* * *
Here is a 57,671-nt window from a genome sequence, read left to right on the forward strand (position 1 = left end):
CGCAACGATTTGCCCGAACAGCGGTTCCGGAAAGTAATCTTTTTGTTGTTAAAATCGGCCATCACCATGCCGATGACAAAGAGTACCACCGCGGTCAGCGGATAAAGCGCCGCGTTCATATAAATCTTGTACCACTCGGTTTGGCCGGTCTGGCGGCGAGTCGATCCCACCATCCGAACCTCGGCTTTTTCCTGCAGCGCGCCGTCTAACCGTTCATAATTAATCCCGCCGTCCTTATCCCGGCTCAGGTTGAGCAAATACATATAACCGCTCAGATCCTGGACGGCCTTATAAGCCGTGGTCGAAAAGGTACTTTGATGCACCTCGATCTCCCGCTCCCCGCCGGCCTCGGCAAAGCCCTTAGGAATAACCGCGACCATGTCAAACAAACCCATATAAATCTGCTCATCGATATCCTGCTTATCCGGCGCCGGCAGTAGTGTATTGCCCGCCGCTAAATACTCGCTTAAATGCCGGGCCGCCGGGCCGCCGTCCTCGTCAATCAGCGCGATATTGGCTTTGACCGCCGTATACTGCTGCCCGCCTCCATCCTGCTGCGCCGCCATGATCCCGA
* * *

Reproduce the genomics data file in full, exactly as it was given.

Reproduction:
Here is a 57,671-nt window from a genome sequence, read left to right on the forward strand (position 1 = left end):
CGCAACGATTTGCCCGAACAGCGGTTCCGGAAAGTAATCTTTTTGTTGTTAAAATCGGCCATCACCATGCCGATGACAAAGAGTACCACCGCGGTCAGCGGATAAAGCGCCGCGTTCATATAAATCTTGTACCACTCGGTTTGGCCGGTCTGGCGGCGAGTCGATCCCACCATCCGAACCTCGGCTTTTTCCTGCAGCGCGCCGTCTAACCGTTCATAATTAATCCCGCCGTCCTTATCCCGGCTCAGGTTGAGCAAATACATATAACCGCTCAGATCCTGGACGGCCTTATAAGCCGTGGTCGAAAAGGTACTTTGATGCACCTCGATCTCCCGCTCCCCGCCGGCCTCGGCAAAGCCCTTAGGAATAACCGCGACCATGTCAAACAAACCCATATAAATCTGCTCATCGATATCCTGCTTATCCGGCGCCGGCAGTAGTGTATTGCCCGCCGCTAAATACTCGCTTAAATGCCGGGCCGCCGGGCCGCCGTCCTCGTCAATCAGCGCGATATTGGCTTTGACCGCCGTATACTGCTGCCCGCCTCCATCCTGCTGCGCCGCCATGATCCCGA